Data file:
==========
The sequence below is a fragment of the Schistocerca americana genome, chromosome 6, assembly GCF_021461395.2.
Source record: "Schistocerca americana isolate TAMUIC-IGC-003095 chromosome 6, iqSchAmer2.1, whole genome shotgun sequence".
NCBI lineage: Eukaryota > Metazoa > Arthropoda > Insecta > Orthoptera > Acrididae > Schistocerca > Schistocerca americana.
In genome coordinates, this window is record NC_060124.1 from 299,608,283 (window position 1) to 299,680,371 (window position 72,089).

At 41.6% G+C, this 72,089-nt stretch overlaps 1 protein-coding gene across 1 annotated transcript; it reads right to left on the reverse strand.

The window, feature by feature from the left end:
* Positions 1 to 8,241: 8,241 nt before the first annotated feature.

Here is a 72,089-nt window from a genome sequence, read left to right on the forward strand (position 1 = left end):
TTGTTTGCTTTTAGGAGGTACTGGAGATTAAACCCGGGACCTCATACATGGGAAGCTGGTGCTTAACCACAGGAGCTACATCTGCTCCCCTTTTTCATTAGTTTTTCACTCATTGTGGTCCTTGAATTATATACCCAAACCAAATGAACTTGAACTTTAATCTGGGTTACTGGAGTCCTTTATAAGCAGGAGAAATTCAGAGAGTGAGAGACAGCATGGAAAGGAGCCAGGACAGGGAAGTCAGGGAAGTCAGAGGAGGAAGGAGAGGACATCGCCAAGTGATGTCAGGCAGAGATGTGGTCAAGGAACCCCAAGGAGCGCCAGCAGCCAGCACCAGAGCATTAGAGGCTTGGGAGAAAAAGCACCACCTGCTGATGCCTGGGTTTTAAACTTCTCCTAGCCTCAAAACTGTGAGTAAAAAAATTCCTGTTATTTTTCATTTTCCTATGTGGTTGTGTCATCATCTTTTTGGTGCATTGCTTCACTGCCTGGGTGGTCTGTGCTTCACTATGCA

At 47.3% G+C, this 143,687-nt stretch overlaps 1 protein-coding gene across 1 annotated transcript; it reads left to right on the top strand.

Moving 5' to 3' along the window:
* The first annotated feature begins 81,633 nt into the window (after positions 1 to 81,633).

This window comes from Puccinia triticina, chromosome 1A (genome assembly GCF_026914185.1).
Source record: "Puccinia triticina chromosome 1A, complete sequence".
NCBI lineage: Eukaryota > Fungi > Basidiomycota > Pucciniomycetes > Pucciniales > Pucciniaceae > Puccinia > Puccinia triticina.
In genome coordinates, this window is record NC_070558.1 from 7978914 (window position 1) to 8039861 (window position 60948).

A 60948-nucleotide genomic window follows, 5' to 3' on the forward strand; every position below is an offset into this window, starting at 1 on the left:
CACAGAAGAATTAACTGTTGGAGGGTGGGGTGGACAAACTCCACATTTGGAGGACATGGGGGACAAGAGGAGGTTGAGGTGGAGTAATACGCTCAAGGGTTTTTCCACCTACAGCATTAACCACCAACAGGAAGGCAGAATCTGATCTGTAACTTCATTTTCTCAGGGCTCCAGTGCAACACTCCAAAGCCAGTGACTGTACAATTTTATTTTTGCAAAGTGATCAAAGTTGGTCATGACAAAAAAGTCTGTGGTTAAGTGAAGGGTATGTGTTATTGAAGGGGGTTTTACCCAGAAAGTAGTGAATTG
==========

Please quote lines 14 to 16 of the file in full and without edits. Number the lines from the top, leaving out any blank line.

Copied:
Source record: "Puccinia triticina chromosome 1A, complete sequence".
NCBI lineage: Eukaryota > Fungi > Basidiomycota > Pucciniomycetes > Pucciniales > Pucciniaceae > Puccinia > Puccinia triticina.
In genome coordinates, this window is record NC_070558.1 from 7978914 (window position 1) to 8039861 (window position 60948).